Mombasa is Kenya’s second-largest city. And with a name that translates to ‘Island of War’ due to its invasion-filled history, you’d be forgiven for thinking twice about going there. Banish those doubts, though, because Mombasa is an African treat waiting to be explored, and the only people ‘invading’ these days are increasing numbers of international tourists determined to capture Fort Jesuson film rather than physically.
Visitors will notice many different cultures in Mombasa due to the city’s rich history. The various cultural influences can be seen from the Arab architecture of Old Town to the remnants of an old Swahili town at the Gedi Ruins. Today, as one of Africa’s tourist hot spots, Mombasa offers world-class hotels and some of the best beaches anywhere.
Mombasa’s Top 10
10. Old Law Courts Gallery Come and see a constantly changing display of local artists’ work.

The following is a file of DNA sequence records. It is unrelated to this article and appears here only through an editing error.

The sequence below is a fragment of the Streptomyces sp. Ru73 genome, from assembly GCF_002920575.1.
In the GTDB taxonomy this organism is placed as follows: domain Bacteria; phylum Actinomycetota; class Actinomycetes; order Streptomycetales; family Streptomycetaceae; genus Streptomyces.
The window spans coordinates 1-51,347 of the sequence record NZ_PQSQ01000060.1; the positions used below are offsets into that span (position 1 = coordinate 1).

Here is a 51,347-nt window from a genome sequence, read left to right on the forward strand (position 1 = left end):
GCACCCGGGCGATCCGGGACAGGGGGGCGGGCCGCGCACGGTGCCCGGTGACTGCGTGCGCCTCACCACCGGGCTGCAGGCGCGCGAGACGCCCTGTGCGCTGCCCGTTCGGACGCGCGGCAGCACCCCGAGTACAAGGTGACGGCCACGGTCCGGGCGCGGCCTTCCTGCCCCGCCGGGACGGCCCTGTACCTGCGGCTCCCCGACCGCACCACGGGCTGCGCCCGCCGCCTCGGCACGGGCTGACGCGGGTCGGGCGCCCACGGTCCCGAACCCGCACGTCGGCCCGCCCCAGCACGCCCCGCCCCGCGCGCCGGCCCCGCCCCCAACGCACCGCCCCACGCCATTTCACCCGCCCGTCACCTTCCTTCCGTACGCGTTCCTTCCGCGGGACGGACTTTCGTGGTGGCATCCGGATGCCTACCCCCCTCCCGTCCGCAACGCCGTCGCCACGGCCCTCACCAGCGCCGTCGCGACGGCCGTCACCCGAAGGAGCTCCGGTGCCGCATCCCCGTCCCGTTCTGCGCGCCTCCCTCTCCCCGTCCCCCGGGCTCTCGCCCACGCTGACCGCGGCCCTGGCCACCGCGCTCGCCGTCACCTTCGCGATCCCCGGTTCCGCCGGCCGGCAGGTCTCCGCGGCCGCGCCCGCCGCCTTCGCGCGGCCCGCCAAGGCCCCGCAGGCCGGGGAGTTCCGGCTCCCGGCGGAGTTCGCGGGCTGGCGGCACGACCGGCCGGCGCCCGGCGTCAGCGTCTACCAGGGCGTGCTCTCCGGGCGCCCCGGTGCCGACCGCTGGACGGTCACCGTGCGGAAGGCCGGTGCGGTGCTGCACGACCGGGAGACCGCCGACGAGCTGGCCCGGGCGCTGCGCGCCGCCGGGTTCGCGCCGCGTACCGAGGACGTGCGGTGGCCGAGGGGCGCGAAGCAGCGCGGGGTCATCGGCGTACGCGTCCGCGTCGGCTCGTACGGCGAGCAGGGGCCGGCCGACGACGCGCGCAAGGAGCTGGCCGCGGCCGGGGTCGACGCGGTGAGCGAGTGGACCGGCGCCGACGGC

5. Haller Park Visit the largest animal sanctuary in Mombasa and see if the guide will let you hold a snake.
9. Bombolulu Workshops Support the physically disabled in Kenya by buying jewellery and other craft items made by them.
4. Mombasa Tusks While they are made of steel, you’ve still never seen elephant tusks this large!
8. Mamba Village Watch the ferocious crocodiles attack their food during feeding time at this huge crocodile farm.
3. Old Town Roam the narrow streets and observe the heavy Arab influence in this area.
7. Diani Beach Enjoy a myriad of water sports. But if you’re planning to simply relax on the welcoming white sand, keep an eye out for the monkeys!